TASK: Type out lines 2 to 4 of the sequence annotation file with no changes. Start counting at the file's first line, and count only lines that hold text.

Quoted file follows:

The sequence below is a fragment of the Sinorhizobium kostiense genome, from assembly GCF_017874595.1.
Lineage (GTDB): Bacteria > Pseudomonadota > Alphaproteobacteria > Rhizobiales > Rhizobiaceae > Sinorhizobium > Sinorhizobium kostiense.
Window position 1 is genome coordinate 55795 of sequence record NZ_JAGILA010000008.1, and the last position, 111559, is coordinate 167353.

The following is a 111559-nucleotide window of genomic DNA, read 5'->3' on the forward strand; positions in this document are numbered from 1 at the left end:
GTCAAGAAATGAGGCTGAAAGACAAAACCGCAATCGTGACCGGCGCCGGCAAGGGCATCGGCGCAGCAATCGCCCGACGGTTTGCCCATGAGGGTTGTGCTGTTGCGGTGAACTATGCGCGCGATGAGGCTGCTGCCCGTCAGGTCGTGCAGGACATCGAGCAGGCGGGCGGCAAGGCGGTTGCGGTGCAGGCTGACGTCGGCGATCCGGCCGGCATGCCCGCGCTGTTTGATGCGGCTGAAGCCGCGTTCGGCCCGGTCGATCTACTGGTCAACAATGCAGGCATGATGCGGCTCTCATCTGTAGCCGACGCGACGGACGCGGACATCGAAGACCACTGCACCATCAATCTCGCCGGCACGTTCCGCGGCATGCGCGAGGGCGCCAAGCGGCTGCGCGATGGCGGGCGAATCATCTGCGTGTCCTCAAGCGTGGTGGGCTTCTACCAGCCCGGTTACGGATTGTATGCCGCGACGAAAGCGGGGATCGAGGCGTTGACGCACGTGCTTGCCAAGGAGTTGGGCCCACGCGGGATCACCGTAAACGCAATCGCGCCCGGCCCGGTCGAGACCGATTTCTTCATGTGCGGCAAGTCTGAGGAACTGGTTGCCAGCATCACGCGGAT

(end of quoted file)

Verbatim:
Lineage (GTDB): Bacteria > Pseudomonadota > Alphaproteobacteria > Rhizobiales > Rhizobiaceae > Sinorhizobium > Sinorhizobium kostiense.
Window position 1 is genome coordinate 55795 of sequence record NZ_JAGILA010000008.1, and the last position, 111559, is coordinate 167353.

The following is a 111559-nucleotide window of genomic DNA, read 5'->3' on the forward strand; positions in this document are numbered from 1 at the left end: